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What Are the Similarities and Differences Between the Political Systems in U.K and U.S?

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  • June 2011
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What are the similarities and differences between the political systems in U.K and U.S?

When the U.S. Constitution was being drafted, its writers had the British Parliamentary system to base on. The British system was the system they were used to and had learnt since childhood. However, because the monarchy was one of the main things that the former colonists had rebelled against, any form of monarchy and most forms of concentrated power were avoided.

The most fundamental difference between the political system in the U.K and the U.S is the constitution. The United States has a written constitution which is very difficult to change. The UK does not have a single document called the constitution but instead its constitutional provisions are scattered over various Acts of Parliament, any of which can be changed by a simple majority in the Parliament.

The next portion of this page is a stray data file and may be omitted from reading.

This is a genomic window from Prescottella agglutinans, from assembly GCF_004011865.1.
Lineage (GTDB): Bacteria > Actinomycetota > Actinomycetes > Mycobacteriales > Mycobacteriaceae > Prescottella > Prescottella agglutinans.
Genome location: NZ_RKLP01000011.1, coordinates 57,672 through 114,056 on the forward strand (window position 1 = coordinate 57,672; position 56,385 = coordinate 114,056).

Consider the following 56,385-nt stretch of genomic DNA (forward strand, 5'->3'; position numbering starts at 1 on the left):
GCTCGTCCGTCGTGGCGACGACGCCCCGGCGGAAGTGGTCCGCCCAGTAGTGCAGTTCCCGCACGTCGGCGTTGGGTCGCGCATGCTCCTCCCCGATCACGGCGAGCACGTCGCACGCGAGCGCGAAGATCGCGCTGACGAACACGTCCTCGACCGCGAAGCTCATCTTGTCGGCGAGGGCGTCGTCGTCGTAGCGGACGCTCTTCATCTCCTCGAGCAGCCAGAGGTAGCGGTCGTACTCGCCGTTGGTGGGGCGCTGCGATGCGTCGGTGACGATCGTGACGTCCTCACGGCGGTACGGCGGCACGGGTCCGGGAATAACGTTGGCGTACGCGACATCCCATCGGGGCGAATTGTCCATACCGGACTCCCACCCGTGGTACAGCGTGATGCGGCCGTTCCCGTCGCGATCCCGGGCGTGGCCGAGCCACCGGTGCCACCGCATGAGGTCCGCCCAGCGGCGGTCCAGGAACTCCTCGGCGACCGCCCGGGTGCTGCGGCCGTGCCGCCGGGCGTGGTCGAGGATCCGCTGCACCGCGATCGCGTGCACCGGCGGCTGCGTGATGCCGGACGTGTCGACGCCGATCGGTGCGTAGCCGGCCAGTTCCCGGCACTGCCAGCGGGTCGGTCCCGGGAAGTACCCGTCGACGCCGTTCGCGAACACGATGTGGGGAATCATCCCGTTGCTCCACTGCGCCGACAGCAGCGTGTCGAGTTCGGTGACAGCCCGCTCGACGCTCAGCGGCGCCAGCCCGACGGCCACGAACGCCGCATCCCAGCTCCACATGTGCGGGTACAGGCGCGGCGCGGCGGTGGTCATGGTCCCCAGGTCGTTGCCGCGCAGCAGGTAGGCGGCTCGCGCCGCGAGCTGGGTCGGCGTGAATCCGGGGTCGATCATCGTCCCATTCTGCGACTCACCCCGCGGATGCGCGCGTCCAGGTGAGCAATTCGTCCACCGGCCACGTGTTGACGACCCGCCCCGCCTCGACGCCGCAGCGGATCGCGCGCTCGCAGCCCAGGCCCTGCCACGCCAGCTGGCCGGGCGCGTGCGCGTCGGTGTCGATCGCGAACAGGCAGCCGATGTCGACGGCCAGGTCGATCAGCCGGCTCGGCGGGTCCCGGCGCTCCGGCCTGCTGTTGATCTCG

Similarities
Both the U.S. and British political systems have a head of state, a court system and an upper and lower house. The U.S political system has a constitution which lays out the rules for government and the rights of the people, however, the U.K has documents with constitutional provisions which lay out the same rules. Both systems are democratic in nature, as governments are put in place and removed from power by the will of the people and both have systems of checks and balances to limit the power of any one branch.

Head of State
In the U.S. political system, the president is the official head of state. The president is elected under the electoral college system. In the U.K., although the prime minister usually has the spotlight on political matters and is the official head of government, the queen or king is the official head of state. The queen officially signs off on acts of parliament and, just as the U.S. president delivers the State of the Union Address every year, the queen reads the "Speech from the Throne," which is written by the prime minister. In U.K, the monarch is more of a...